The Libyan National Army (LNA) has launched operations to clear the city of Derna from al-Qaeda-linked militias amidst reports of the LNA leader Khalifa Haftar being hospitalised.
The Libyan National Army (LNA) appears to be ready to push the al-Qaeda-linked militant group known as the Derna Shura Council out of the city of Derna. The LNA announced the launch of combat operations on the city after a siege that has lasted since 2016.
Derna has been one of the most turbulent cities in Libya in the aftermath of the fall of Colonel Muammar Gaddafi in 2011. ISIS established a presence in the city in 2014, around the same time they also established a presence in the cities in Sirte and Benghazi. The ISIS militants were subsequently expelled from Derna by the al-Qaeda-affiliated Ansar al-Sharia, which then formed the Derna Shura Council alongside a number of other jihadist groups, taking over the city.
Since then, the situation has remained static. The LNA, which supports Libya’s Tobruk-based House of Representatives (HoR) Government, has placed the city under siege, communicating with the militants through local sheikhs and dignitaries in order to find a peaceful resolution. In the interim, the LNA focused efforts on fighting against the ISIS-affiliated militants in Benghazi as well as the forces loyal to the rival Government of National Accord (GNA) across the country.
With the ISIS and GNA fronts quiet and negotiations with the militants deadlocked, it would appear that the LNA has decided to end the militant presence once and for all. LNA forces attacked the positions of the militants around Hilla and Dhahr al-Hamr while shelling the militant positions around the coast.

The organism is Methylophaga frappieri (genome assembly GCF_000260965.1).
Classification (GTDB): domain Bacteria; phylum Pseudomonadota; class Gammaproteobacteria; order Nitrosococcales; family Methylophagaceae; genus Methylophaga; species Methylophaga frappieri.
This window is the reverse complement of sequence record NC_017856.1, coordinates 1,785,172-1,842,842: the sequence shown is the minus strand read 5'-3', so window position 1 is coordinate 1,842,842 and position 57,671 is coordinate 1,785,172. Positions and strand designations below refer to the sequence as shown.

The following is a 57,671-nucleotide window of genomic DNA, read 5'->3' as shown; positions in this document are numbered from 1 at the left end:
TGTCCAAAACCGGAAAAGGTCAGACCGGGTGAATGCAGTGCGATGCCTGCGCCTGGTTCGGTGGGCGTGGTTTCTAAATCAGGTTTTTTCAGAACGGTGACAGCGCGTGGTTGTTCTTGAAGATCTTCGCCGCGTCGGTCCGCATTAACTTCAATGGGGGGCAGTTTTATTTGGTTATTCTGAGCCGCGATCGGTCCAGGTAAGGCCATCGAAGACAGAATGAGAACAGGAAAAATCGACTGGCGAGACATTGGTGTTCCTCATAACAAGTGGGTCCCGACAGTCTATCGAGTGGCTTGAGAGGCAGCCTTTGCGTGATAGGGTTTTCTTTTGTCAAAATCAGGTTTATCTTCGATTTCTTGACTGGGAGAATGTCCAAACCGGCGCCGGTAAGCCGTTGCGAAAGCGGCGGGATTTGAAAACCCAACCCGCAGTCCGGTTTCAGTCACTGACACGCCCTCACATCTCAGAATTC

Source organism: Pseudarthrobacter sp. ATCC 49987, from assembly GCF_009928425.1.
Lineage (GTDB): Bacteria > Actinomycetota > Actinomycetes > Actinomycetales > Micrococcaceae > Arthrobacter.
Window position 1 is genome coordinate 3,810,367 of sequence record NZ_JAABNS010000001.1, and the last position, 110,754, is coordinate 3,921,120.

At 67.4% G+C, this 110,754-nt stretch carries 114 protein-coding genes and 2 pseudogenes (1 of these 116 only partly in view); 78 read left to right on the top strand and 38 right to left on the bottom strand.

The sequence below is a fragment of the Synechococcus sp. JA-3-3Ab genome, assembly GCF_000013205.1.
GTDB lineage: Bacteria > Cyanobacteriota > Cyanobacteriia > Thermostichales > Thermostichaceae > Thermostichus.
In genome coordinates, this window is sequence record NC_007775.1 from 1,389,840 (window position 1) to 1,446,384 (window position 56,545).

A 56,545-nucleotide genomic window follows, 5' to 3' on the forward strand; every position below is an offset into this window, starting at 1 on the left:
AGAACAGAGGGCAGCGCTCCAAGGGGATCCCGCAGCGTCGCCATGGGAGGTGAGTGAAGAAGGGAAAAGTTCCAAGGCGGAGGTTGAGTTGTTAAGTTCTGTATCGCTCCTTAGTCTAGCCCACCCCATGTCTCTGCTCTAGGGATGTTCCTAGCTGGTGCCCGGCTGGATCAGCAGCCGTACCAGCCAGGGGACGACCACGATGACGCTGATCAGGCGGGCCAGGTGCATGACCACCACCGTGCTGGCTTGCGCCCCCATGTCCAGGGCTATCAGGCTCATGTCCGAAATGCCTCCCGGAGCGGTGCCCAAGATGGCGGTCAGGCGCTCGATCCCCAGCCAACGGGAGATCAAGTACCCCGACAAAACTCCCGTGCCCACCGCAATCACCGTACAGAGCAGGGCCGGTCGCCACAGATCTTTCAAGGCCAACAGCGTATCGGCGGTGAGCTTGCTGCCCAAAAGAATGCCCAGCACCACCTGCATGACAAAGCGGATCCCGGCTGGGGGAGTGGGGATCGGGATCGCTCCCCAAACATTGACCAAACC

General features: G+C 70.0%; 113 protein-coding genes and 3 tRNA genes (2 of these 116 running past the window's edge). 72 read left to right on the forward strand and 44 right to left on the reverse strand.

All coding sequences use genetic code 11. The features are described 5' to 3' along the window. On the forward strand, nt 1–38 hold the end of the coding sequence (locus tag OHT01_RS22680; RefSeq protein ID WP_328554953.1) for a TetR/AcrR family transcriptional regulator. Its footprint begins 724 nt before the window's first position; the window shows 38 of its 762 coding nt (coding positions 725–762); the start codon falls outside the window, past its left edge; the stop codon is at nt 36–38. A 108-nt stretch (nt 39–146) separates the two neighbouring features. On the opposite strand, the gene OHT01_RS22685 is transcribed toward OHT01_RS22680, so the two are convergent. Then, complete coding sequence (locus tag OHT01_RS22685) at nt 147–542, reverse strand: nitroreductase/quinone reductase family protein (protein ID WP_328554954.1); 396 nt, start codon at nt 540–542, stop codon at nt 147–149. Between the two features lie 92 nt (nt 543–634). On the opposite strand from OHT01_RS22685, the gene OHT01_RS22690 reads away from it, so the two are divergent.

LNA officials, meanwhile, have issued statements seeking to reassure the city’s population that the LNA is here to help the city and dispel rumours about LNA fighters committing revenge attacks. Officials called on the people of Derna to assist the LNA to expedite the militant defeat.
The launch of the LNA operations in Derna comes at a very sensitive time. Last week, the leader of the LNA, Field Marshall Khalifa Haftar, was hospitalised after suffering a stroke. Then on Friday, rumours emerged that Haftar had died. Although these rumours were since discredited, the fact that Haftar has not made any public appearances has given a sense that his time as one of Libya’s most powerful military leaders is at an end. In launching operations in Derna, it is likely that the LNA leadership is looking to maintain unity by focusing on a mutual threat, as well as resolve any loose ends that could impact security in eastern Libya in the event of political instability.